Nevertheless, there is ample proof that traditions claiming a-lQa'im
would be the Twelfth descendant of the Prophet were in
circulation before 874. It is thus necessary to throw
light upon these traditions, which were,transmitted by
Sunnites and Zaydites as well as Imamites, so that one
can see to what extent these traditions were used by the
Imamite scholars to support the belief that the Twelfth
Imam had not died but was in a state of occultation.
3.2. The traditions of the Sunnites (Ahl al-Hadith)
The Sunnite books of tradition report three Prophetic traditions
pertaining to the twelve Imams who would be the
successors of the Prophet. These were narrated on the
authority of seven companions of the Prophet, namely
Jabir b. Samura, `Abd Allah b. Mas`ud, Anas b. Malik, `Umar
b. al-Khattab, Wa'ila b. Asqa', `Abd Allah b. `Umar and
i) Jabir b. Samura narrates that he heard the Prophet say, "There will be
after me twelve Amirs. "Then he mentioned something
which I did not hear, so I asked my father, who was
sitting beside me, who said, "All of whom will be from
ii) `Umar b. al-Khattab reports that he heard the Prophet say, "The Imams
(al-A'imma) after me will be twelve, all of whom will be
iii) `Abd Allah b. Mas'ud was once reciting the Qur'an in the mosque in
Iraq, when a young man came and asked him if the Prophet
had informed them about the number of his successors.
Ibn Mas`ud replied, "The Prophet informed us that his
successors will be twelve caliphs, whose number is
similar to the number of the leaders (al-nuqaba) of Banu
These traditions have been related by the traditionists and considered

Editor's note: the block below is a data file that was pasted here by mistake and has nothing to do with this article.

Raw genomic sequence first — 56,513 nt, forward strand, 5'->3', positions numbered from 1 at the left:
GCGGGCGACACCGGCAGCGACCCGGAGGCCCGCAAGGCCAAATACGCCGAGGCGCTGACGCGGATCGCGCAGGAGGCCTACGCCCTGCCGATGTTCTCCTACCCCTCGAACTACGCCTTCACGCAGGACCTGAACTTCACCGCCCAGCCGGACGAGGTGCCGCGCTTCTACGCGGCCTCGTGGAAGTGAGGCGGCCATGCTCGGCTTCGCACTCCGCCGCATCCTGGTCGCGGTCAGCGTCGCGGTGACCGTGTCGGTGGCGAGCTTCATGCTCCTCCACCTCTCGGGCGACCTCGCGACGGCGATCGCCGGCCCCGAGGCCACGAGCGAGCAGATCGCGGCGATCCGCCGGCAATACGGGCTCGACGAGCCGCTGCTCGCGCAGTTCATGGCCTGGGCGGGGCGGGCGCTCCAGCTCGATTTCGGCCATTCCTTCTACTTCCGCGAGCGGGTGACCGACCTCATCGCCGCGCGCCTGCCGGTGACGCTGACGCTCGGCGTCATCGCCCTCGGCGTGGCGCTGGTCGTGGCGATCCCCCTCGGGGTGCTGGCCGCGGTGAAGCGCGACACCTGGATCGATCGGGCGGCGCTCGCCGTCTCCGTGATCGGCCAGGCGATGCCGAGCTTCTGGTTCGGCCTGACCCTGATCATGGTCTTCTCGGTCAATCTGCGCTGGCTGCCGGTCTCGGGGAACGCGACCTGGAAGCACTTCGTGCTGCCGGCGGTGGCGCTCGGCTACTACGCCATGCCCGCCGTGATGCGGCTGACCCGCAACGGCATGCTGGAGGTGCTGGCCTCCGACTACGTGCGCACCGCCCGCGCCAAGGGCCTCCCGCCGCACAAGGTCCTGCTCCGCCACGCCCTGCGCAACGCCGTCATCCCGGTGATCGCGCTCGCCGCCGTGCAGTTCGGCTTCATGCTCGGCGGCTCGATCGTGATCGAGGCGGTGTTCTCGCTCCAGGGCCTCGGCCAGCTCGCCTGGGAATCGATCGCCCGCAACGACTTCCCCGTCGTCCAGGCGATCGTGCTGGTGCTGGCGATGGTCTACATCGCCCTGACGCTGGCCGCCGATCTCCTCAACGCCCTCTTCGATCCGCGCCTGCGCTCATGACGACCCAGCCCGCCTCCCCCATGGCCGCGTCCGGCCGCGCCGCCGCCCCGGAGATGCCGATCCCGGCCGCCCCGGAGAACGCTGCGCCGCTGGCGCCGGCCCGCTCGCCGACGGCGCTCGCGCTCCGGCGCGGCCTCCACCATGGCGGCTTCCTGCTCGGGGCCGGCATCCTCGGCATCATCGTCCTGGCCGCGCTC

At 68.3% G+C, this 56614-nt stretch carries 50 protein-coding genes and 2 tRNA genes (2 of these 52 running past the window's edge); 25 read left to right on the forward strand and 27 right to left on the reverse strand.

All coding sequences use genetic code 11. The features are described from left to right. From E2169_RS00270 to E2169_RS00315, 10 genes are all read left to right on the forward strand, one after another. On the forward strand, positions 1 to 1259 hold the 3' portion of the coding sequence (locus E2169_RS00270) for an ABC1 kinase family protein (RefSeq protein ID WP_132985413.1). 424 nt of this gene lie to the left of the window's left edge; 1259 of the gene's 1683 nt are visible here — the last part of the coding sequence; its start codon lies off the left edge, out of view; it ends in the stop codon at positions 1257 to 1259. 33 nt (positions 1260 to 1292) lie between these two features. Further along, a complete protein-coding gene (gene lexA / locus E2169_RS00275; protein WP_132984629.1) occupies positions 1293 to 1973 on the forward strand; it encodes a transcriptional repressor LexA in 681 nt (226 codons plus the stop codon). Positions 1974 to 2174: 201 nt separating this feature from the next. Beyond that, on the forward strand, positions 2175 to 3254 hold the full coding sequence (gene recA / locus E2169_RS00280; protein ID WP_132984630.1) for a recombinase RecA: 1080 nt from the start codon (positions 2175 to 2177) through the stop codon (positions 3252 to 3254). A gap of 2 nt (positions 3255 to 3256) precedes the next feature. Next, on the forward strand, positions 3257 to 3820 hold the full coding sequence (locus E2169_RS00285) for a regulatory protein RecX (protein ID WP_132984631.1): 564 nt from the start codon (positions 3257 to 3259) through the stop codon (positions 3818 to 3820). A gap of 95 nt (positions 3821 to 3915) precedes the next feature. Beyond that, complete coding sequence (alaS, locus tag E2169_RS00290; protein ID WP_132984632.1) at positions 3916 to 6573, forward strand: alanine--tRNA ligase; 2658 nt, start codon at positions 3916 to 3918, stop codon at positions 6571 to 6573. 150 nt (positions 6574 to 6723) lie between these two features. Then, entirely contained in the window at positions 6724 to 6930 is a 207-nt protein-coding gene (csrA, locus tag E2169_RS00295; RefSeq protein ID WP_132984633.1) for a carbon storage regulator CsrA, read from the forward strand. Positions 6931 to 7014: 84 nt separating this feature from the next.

authentic. Ibn Hanbal narrates the first with
thirty-four chains of transmitters (sanad), all of which
are on the authority of Jabir b. Samura(4),
although there are slight differences in the versions.
Some of the narrators used the words Ami'r and Khalifa
instead of Imam. But these traditions, as reported by
the Sunnites, indicate only that the Prophet would be
succeeded by twelve successors; none reveals that the
Twelfth would go into occultation, nor that he would be
al-Qa’im al-Mahdi. But the Zaydite and the Imamite
narrators relate the same traditions with phrases which
indicate that the Twelfth Imam would be al-Qa’im
3.3 The Twelfth Imam in the Zaydite traditions
The Zaydite sect, the Jarudiyya, narrate many traditions attributed to
the Prophet and al-Baqir concerning the political role
of the Twelfth Imam. One of their distinguished scholars
in Kufa was Abu Said `Abbad b. Ya'qub al-Rawajini al-`Asfari
He wrote a book entitled Kitab Akhbar al-Mahdi(7).
Al-Dhahabi reports that `Abbad was a Rafidite propagandist, and was
awaiting the rise of al-Mahdi in the near future. He
used to carry a sword, and once said that he kept his
sword ready in order to fight for al-Mahdi(8).
It is worth mentioning that `Abbad held this view before
the occultation of the Twelfth Imam in 260/874, since he
died in 250/864.(9)
He reports three Prophetic traditions concerning the
Twelfth Imam. Below are two of them:
i) The Prophet is believed to have said, "From my descendants there will
be eleven leaders (who will be) noble, receivers of
tradition (and) possessed of knowledge, the last of whom
will be `al-Qa’im bil-Haqq' who will fill it (i.e. the
world) with justice, just as it was filled with tyranny(10).